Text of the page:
A Great, and Underappreciated Artist
M. Scarlotti | Manhattan | 08/27/2005
(5 out of 5 stars)
"Georgia Gibbs is one of the greatest (and least appreciated) vocalists from the big band and classic pop eras. Miss Gibbs has been much-maligned over the years by a certain group of ignorant "historians" who have little-to-no understanding of the workings of the record industry (as in the "review" by B.M. Peters below).
1) Up until the post-WWII years, the majority of music sales were for sheet music, not records. Records were viewed to a large extent by the music industry as a means of selling sheet music. In those days it was common for each record label to have a popular song recorded by one of their artists. It was not unusual for record charts from the 1940s to have as many as 5 or 6 hit versions of a single song simultaneously on the charts. Georgia Gibbs, who'd been singing professionally since the 1930s, was a part of this tradition.
2) The practice of "covering" hits (as described above) continued to a lessening degree into the 1970s. In the mid-1950s (which is when the controversy pertaining to Miss Gibbs' recordings occurred), it was still going full-force.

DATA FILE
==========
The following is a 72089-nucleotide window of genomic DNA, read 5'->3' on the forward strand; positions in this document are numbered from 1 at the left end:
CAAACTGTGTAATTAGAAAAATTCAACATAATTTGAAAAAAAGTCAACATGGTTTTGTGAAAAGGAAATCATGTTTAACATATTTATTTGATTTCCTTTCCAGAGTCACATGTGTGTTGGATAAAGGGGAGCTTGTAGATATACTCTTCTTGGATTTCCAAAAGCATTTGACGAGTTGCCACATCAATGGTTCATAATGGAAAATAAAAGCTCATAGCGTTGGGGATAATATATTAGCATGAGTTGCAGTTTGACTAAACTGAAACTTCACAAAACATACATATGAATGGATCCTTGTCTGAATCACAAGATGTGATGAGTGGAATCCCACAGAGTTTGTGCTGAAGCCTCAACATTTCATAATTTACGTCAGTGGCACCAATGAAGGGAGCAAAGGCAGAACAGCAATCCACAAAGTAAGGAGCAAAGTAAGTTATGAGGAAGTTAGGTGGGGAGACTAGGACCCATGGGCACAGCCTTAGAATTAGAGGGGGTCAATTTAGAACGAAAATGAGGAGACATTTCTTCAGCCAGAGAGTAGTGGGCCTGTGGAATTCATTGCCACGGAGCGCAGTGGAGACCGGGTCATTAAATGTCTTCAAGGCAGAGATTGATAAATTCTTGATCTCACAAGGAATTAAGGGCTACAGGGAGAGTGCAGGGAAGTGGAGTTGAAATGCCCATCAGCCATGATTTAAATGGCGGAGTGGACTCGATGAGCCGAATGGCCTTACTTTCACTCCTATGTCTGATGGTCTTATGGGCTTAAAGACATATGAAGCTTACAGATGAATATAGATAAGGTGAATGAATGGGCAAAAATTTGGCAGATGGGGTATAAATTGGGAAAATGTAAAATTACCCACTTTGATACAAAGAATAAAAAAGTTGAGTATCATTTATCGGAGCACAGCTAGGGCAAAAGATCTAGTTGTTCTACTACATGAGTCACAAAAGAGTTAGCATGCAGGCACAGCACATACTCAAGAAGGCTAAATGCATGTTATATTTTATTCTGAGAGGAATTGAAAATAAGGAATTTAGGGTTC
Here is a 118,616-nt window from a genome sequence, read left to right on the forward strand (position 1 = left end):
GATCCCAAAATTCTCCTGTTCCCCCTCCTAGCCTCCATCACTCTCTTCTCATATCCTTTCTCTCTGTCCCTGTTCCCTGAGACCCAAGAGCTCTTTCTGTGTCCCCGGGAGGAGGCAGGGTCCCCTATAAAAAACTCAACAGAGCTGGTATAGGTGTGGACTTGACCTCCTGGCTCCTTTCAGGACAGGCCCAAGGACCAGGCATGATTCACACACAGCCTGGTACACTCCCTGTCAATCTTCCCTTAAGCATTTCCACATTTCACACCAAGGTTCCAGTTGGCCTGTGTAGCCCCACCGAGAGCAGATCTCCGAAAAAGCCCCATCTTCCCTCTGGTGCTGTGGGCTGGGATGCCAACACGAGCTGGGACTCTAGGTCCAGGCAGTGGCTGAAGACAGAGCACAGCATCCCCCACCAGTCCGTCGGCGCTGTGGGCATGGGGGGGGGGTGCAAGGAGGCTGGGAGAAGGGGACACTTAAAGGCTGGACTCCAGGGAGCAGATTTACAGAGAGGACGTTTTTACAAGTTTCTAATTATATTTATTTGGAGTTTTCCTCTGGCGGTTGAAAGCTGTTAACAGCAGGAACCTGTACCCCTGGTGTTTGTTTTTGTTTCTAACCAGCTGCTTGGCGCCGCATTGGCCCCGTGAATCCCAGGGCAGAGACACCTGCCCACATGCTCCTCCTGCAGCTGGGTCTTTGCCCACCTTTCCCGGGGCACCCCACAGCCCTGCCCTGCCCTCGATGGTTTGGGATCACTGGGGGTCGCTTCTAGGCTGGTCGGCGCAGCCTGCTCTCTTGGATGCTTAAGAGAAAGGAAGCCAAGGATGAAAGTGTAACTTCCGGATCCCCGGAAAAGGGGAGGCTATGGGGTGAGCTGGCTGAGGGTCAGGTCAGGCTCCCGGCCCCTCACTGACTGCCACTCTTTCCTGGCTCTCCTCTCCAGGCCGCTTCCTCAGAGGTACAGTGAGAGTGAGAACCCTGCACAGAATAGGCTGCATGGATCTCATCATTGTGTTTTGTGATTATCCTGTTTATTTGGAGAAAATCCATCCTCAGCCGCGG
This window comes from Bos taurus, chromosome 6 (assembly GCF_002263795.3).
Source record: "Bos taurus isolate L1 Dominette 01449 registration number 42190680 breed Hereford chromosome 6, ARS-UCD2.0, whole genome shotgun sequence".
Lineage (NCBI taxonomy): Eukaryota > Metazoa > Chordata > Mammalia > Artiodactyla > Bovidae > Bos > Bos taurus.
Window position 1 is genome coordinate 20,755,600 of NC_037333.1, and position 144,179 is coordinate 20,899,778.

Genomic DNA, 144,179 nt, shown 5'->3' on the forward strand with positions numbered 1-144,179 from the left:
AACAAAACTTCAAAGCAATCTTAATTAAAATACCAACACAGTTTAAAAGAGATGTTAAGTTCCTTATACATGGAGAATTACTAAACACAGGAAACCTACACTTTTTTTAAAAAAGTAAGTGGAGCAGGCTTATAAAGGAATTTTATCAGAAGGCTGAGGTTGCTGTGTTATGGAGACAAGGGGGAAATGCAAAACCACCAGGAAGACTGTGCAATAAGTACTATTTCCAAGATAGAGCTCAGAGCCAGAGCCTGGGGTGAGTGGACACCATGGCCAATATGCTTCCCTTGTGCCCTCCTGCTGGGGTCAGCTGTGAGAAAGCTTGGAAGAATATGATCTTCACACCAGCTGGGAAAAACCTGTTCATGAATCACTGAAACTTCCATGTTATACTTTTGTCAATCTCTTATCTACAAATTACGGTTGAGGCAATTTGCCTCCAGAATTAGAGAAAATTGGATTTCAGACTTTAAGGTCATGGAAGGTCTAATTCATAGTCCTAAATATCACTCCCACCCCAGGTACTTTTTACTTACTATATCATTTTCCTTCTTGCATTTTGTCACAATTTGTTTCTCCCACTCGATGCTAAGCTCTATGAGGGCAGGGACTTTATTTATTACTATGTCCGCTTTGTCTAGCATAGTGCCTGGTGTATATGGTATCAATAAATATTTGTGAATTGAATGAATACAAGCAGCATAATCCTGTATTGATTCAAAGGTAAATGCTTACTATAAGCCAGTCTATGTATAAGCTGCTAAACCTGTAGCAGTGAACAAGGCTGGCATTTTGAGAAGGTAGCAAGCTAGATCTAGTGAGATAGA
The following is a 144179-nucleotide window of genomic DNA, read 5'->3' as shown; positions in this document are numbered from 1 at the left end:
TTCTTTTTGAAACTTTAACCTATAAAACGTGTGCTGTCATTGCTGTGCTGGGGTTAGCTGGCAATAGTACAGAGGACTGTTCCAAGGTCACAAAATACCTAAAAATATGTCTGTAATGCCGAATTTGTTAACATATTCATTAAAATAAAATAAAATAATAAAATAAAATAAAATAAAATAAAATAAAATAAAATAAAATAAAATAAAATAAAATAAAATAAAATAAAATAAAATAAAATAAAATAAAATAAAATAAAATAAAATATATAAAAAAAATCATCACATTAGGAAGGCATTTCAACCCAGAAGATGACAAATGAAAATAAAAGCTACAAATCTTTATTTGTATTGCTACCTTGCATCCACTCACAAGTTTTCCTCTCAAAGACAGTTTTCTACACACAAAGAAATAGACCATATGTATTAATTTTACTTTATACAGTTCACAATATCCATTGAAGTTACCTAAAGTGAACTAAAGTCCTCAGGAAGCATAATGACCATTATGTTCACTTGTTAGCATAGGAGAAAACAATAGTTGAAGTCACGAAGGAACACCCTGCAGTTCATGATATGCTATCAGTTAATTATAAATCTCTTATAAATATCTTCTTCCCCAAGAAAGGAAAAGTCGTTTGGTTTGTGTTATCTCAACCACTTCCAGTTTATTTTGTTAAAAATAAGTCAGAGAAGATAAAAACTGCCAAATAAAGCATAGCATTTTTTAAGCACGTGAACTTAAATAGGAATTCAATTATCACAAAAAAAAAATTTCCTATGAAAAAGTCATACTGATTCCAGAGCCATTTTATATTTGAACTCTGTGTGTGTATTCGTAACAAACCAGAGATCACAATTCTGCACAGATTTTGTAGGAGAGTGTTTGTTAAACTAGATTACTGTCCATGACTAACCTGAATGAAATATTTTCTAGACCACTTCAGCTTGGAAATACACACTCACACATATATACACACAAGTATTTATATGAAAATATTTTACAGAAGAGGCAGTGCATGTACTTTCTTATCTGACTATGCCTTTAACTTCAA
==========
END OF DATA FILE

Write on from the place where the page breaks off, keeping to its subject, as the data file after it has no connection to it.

3) Like most recording artists at the time, Miss Gibbs was not in charge of selecting her material. The r&b songs in question were not her choice. She preferred ballads (which, in this writer's opinion, is where marvelous voice is best showcased).
4) The ridiculous attack on Miss Gibbs stems from a public campaign by LaVern Baker to discredit Gibbs (while promoting her own records). Baker's records are slow and draggy, and obviously inferior to Miss Gibbs' versions. These records were covered by many other artists as well (Teresa Brewer had a minor hit with TWEEDLE DEE) -- including several r&b artists, whose arrangements were even closer to Baker's than was Gibbs'.
5) Georgia Gibbs had the hit versions of the songs because she was the better singer.
6) Georgia Gibbs had topped the charts with KISS OF FIRE, long before TWEEDLE DEE came out, and certainly didn't need to ride on LaVern Baker's skirttails -- rather it was the other way around.
7) But to really experience the work of this great vocalist, one should listen to the many beautiful ballads on this album: KISS OF FIRE, WHILE YOU DANCED, DANCED, DANCED, HOW DID HE LOOK, AUTUMN LEAVES, I LOVE PARIS, etc.; as well as he wonderful, country-tinged SEVEN LONELY DAYS and her jazzy, swinging version HOME LOVIN' MAN.
While there is no comprehensive Georgia Gibbs collection, the Mercury Years is one of the best ones out there.
Other truly great G.G. songs include WHAT'LL I DO, I'LL BE SEEING YOU, THE MAN THAT GOT AWAY, HOW ABOUT ME, MELANCHOLY BABY, A LASTING THING, GOT HIM OFF MY HANDS, THE LONESOME ROAD, LET'S DO IT, OL MAN MOSE, THE THINGS WE DID LAST SUMMER, LIKE A SONG, SILENT LIPS, CHERRY PINK AND APPLE BLOSSOM WHITE, BAUBLES BANGLES AND BEADS, COME RAIN OR COME SHINE, IT HAD TO BE YOU, FOOL THAT I AM, I GOT IT BAD and WALKING THE FLOOR OVER YOU. Fortunately, most all are available on various cds by her."